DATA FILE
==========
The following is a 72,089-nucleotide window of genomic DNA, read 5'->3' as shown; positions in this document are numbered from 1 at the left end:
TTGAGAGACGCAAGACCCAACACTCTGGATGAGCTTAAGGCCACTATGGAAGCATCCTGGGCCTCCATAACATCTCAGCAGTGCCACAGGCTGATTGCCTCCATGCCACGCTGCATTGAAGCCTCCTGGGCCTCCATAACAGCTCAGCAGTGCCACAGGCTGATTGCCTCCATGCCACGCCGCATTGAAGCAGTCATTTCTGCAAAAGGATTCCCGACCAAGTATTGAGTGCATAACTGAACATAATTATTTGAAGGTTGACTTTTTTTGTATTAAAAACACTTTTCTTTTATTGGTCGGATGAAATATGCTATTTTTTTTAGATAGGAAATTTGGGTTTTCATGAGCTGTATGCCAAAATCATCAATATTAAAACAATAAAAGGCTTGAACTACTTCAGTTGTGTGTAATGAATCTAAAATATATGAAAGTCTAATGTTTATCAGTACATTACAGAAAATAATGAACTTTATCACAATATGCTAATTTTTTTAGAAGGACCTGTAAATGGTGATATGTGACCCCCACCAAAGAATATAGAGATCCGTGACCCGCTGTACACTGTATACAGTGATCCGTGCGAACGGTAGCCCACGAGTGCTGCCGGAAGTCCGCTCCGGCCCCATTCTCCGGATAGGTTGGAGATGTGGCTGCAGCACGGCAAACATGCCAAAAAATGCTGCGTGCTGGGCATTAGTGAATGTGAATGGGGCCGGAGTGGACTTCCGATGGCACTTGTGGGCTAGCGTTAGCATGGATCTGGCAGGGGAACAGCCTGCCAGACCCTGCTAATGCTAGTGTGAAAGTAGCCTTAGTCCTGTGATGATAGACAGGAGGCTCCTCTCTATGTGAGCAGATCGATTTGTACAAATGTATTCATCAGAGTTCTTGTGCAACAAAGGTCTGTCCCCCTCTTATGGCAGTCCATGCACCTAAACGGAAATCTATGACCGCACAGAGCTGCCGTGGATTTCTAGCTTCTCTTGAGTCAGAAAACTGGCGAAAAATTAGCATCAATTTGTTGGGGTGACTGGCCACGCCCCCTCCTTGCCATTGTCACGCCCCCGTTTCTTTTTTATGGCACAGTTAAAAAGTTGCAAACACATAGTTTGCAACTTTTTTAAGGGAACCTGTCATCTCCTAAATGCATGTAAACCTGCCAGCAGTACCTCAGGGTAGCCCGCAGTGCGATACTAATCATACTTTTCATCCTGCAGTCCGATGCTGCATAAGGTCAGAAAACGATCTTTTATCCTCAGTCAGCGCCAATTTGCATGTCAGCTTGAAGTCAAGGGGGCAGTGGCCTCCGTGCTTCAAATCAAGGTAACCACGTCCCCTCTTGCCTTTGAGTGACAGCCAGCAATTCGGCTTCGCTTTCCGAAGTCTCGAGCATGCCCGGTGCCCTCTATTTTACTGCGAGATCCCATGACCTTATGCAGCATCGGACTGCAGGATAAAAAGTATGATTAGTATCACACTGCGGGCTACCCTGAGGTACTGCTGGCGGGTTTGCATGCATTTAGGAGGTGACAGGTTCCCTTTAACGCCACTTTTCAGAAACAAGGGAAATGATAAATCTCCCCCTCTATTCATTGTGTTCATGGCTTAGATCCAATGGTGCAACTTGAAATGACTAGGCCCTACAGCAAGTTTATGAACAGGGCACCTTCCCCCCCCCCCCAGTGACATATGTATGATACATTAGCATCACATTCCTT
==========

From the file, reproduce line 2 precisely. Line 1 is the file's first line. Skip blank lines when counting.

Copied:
TTGAGAGACGCAAGACCCAACACTCTGGATGAGCTTAAGGCCACTATGGAAGCATCCTGGGCCTCCATAACATCTCAGCAGTGCCACAGGCTGATTGCCTCCATGCCACGCTGCATTGAAGCCTCCTGGGCCTCCATAACAGCTCAGCAGTGCCACAGGCTGATTGCCTCCATGCCACGCCGCATTGAAGCAGTCATTTCTGCAAAAGGATTCCCGACCAAGTATTGAGTGCATAACTGAACATAATTATTTGAAGGTTGACTTTTTTTGTATTAAAAACACTTTTCTTTTATTGGTCGGATGAAATATGCTATTTTTTTTAGATAGGAAATTTGGGTTTTCATGAGCTGTATGCCAAAATCATCAATATTAAAACAATAAAAGGCTTGAACTACTTCAGTTGTGTGTAATGAATCTAAAATATATGAAAGTCTAATGTTTATCAGTACATTACAGAAAATAATGAACTTTATCACAATATGCTAATTTTTTTAGAAGGACCTGTAAATGGTGATATGTGACCCCCACCAAAGAATATAGAGATCCGTGACCCGCTGTACACTGTATACAGTGATCCGTGCGAACGGTAGCCCACGAGTGCTGCCGGAAGTCCGCTCCGGCCCCATTCTCCGGATAGGTTGGAGATGTGGCTGCAGCACGGCAAACATGCCAAAAAATGCTGCGTGCTGGGCATTAGTGAATGTGAATGGGGCCGGAGTGGACTTCCGATGGCACTTGTGGGCTAGCGTTAGCATGGATCTGGCAGGGGAACAGCCTGCCAGACCCTGCTAATGCTAGTGTGAAAGTAGCCTTAGTCCTGTGATGATAGACAGGAGGCTCCTCTCTATGTGAGCAGATCGATTTGTACAAATGTATTCATCAGAGTTCTTGTGCAACAAAGGTCTGTCCCCCTCTTATGGCAGTCCATGCACCTAAACGGAAATCTATGACCGCACAGAGCTGCCGTGGATTTCTAGCTTCTCTTGAGTCAGAAAACTGGCGAAAAATTAGCATCAATTTGTTGGGGTGACTGGCCACGCCCCCTCCTTGCCATTGTCACGCCCCCGTTTCTTTTTTATGGCACAGTTAAAAAGTTGCAAACACATAGTTTGCAACTTTTTTAAGGGAACCTGTCATCTCCTAAATGCATGTAAACCTGCCAGCAGTACCTCAGGGTAGCCCGCAGTGCGATACTAATCATACTTTTCATCCTGCAGTCCGATGCTGCATAAGGTCAGAAAACGATCTTTTATCCTCAGTCAGCGCCAATTTGCATGTCAGCTTGAAGTCAAGGGGGCAGTGGCCTCCGTGCTTCAAATCAAGGTAACCACGTCCCCTCTTGCCTTTGAGTGACAGCCAGCAATTCGGCTTCGCTTTCCGAAGTCTCGAGCATGCCCGGTGCCCTCTATTTTACTGCGAGATCCCATGACCTTATGCAGCATCGGACTGCAGGATAAAAAGTATGATTAGTATCACACTGCGGGCTACCCTGAGGTACTGCTGGCGGGTTTGCATGCATTTAGGAGGTGACAGGTTCCCTTTAACGCCACTTTTCAGAAACAAGGGAAATGATAAATCTCCCCCTCTATTCATTGTGTTCATGGCTTAGATCCAATGGTGCAACTTGAAATGACTAGGCCCTACAGCAAGTTTATGAACAGGGCACCTTCCCCCCCCCCCCAGTGACATATGTATGATACATTAGCATCACATTCCTT